When was the last time you changed your way of thinking on a major issue? Have you ever? In April of this year, “This American Life” ran a story called “The Incredible Rarity of Changing Your Mind.”In the story’s introduction, Ira Glass asks the question: “When it comes to major issues — like climate change, gun control, abortion rights … do you know anybody that has changed their mind?”
Steven Currall is the Chancellor’s Senior Advisor for Strategic Projects and Initiatives and a management professor at UC Davis, where he is leading campus-wide deliberations about the vision for the university’s long-term future.
As a business magazine serving the Capital Region, we spend 99 percent of our time looking outward, focusing on the stories of great leaders and companies making strides to improve their outcomes and communities. But every so often we find a reason to commandeer the microphone and tell a great story from within.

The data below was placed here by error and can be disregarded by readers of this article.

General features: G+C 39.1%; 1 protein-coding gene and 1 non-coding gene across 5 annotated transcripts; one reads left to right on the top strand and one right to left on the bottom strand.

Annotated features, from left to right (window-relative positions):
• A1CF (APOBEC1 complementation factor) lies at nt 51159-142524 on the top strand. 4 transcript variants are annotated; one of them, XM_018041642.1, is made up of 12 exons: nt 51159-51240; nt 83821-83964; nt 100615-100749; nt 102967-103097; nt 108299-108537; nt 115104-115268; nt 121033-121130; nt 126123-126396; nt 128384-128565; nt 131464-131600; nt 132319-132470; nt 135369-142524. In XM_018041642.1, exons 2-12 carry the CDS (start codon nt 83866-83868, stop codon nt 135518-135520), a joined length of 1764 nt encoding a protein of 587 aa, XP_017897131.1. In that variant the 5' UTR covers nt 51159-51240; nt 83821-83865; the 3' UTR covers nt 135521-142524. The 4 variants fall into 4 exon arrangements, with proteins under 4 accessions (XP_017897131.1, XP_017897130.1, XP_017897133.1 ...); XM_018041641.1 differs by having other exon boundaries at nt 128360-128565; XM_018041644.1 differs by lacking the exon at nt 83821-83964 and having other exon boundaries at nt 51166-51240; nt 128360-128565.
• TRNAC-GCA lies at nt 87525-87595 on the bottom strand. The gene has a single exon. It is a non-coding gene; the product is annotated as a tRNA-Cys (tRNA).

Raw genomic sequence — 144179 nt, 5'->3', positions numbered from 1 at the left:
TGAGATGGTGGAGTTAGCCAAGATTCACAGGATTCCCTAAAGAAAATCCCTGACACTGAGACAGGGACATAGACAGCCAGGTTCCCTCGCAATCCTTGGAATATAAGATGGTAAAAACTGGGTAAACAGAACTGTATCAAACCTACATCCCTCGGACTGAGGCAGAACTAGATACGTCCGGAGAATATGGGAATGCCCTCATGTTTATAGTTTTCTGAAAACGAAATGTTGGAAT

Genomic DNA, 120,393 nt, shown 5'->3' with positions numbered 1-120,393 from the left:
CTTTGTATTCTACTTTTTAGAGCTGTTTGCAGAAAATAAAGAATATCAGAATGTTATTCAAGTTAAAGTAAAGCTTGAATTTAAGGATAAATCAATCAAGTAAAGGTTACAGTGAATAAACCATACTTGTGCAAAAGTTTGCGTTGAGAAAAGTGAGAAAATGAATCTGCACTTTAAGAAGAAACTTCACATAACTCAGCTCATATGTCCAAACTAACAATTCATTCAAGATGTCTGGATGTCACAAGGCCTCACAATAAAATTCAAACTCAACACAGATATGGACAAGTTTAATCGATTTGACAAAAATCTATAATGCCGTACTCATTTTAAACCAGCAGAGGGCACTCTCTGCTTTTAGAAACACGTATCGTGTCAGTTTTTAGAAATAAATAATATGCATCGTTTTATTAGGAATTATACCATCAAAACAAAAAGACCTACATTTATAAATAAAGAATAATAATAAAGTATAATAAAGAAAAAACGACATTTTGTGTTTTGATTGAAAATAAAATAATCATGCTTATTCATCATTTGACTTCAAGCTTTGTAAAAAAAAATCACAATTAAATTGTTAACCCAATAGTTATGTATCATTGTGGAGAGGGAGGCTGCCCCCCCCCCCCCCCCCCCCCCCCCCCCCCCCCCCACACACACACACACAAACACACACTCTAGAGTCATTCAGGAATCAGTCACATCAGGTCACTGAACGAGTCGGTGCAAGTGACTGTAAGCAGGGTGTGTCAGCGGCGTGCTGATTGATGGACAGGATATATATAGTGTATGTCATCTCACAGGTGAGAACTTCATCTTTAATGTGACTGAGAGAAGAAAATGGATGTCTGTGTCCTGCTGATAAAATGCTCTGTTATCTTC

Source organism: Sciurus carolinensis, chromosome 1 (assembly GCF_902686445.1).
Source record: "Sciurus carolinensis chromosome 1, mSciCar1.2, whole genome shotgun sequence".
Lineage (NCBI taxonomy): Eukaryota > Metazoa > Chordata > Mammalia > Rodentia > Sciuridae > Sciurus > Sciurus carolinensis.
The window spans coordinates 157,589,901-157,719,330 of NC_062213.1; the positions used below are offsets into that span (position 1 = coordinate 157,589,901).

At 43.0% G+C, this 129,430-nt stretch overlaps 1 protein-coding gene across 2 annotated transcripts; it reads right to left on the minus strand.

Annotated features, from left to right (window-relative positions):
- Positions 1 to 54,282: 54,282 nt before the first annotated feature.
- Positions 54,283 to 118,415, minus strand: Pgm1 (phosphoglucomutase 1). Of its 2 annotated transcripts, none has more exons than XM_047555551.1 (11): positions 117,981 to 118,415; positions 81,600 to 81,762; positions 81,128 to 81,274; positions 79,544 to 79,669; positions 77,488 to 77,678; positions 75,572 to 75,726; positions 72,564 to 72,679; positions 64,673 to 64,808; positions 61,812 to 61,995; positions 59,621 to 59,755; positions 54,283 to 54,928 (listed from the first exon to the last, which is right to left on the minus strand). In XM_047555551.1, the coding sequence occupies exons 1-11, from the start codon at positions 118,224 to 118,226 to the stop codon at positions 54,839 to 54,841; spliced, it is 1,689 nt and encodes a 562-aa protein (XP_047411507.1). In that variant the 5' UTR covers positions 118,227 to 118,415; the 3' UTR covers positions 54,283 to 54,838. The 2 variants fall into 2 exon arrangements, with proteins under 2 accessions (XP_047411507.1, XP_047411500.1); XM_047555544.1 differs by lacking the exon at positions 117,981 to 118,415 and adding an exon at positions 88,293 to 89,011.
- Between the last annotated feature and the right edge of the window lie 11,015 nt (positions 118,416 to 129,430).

This past weekend my husband Scott and I were honored to officiate our first wedding. We tag-teamed the nuptials of our dear friends Chase Davis and former Sac Bee political reporter Torey Van Oot in Vermont over Memorial Day weekend.
Jeannine English assumed the office of AARP president in June 2014. Previously, she chaired the AARP National Policy Council and served as president of AARP California. This year, she’ll be directing the organization in advocating on behalf of its 37 million members.
I know how to do Sacramento weekends right — it’s sort of a point of pride.